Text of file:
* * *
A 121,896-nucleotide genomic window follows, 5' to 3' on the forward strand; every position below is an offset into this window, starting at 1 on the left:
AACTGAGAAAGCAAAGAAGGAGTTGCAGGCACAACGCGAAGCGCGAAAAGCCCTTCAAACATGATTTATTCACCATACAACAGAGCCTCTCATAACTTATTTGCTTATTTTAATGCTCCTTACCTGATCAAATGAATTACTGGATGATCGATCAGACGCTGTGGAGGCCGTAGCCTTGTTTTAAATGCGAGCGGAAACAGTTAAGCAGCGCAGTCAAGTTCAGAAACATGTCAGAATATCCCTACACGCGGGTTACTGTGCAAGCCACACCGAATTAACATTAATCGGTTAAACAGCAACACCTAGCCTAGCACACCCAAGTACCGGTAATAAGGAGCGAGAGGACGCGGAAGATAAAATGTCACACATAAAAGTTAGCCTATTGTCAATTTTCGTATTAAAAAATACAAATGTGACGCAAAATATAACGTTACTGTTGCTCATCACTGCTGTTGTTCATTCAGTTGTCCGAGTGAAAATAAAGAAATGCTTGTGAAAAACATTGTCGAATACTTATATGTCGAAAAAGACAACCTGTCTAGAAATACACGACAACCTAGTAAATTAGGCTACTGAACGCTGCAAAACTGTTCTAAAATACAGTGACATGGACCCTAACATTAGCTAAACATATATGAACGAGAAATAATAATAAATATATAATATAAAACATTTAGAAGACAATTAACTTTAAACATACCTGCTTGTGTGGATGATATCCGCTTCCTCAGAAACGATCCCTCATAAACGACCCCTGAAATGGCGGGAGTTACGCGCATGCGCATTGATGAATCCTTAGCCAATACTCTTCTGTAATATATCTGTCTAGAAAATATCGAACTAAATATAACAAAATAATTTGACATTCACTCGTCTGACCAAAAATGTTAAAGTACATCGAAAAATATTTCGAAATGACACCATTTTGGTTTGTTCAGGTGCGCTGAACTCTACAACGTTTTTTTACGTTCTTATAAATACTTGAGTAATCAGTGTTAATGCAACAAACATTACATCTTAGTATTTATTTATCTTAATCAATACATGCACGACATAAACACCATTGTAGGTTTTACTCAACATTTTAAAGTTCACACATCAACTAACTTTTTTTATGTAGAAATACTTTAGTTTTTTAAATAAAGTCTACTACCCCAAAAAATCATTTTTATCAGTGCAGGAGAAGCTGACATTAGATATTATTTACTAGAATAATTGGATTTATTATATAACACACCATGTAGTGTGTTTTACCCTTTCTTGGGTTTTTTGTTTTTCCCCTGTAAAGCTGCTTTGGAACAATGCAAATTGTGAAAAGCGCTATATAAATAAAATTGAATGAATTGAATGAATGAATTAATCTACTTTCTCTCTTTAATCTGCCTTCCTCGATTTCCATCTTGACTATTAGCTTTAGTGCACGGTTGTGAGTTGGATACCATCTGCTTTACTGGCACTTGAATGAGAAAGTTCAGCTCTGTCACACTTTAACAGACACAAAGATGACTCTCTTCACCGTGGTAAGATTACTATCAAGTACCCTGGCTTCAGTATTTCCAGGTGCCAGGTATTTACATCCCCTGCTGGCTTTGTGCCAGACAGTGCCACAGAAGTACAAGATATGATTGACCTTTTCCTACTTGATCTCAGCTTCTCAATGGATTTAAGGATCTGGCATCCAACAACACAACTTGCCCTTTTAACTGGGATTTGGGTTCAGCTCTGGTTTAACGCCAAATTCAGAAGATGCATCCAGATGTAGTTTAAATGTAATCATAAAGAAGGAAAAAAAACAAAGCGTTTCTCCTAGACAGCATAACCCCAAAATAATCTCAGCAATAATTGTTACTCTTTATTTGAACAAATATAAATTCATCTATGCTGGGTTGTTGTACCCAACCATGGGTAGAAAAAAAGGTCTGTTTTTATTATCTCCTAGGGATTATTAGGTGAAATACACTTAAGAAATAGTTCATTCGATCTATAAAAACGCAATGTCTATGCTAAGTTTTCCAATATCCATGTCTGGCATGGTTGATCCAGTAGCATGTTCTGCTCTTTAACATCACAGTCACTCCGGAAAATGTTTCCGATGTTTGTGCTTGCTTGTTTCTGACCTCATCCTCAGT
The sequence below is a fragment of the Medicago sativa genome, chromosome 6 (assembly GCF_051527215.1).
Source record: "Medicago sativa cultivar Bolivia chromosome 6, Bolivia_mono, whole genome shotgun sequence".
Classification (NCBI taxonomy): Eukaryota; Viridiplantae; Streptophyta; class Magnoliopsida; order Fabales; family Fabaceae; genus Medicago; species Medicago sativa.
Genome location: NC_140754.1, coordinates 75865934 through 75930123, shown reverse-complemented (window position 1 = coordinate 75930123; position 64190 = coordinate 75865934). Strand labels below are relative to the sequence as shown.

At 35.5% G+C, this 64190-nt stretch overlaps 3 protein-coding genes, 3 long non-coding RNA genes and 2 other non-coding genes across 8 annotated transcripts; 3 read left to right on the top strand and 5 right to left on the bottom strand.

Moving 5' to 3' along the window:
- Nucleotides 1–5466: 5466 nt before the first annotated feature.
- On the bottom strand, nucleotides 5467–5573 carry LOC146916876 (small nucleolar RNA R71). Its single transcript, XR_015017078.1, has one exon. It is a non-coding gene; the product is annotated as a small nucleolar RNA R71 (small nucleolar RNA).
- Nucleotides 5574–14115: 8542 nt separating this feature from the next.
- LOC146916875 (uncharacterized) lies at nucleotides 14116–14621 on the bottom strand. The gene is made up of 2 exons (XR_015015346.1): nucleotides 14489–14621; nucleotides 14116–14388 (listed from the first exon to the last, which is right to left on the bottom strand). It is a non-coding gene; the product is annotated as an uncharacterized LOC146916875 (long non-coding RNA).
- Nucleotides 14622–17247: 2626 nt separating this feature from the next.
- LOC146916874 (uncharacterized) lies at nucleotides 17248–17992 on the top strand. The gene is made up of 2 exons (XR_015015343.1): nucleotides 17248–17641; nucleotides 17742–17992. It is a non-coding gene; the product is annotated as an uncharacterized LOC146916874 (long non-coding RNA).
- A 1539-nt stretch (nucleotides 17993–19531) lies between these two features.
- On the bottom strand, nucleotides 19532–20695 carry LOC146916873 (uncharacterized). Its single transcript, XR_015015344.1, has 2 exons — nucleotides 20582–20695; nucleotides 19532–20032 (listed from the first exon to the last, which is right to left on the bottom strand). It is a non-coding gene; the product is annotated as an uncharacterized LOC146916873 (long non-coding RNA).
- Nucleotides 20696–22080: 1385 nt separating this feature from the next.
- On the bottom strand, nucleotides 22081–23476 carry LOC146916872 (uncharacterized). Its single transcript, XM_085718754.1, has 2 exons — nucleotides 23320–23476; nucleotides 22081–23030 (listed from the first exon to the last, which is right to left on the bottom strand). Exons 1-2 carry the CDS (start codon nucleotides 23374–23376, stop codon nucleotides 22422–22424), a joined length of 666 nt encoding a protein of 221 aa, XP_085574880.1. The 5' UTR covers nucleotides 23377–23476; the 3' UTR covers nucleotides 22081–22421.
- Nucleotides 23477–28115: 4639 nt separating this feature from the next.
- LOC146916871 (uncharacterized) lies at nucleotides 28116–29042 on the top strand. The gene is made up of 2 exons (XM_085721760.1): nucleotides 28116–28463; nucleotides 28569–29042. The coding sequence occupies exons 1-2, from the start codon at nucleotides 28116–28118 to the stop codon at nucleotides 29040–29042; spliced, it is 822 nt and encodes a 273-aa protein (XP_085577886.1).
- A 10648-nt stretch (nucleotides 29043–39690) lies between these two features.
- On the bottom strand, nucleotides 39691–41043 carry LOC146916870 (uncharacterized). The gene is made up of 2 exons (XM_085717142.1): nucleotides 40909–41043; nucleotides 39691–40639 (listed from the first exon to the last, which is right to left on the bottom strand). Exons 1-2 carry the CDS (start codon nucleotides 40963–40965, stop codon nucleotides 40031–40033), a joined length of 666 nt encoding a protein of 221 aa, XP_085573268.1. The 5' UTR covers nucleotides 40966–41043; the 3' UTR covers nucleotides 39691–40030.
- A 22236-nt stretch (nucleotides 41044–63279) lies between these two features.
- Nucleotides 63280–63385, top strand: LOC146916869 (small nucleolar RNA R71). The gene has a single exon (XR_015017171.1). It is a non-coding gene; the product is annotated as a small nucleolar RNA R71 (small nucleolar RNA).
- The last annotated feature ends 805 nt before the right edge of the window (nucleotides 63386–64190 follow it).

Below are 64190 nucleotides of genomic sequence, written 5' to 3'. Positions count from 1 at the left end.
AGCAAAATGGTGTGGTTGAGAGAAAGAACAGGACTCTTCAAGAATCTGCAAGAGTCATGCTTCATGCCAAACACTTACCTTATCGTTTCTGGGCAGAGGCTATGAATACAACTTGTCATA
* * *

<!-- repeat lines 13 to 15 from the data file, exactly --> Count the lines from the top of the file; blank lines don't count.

- Nucleotides 14622–17247: 2626 nt separating this feature from the next.
- LOC146916874 (uncharacterized) lies at nucleotides 17248–17992 on the top strand. The gene is made up of 2 exons (XR_015015343.1): nucleotides 17248–17641; nucleotides 17742–17992. It is a non-coding gene; the product is annotated as an uncharacterized LOC146916874 (long non-coding RNA).
- A 1539-nt stretch (nucleotides 17993–19531) lies between these two features.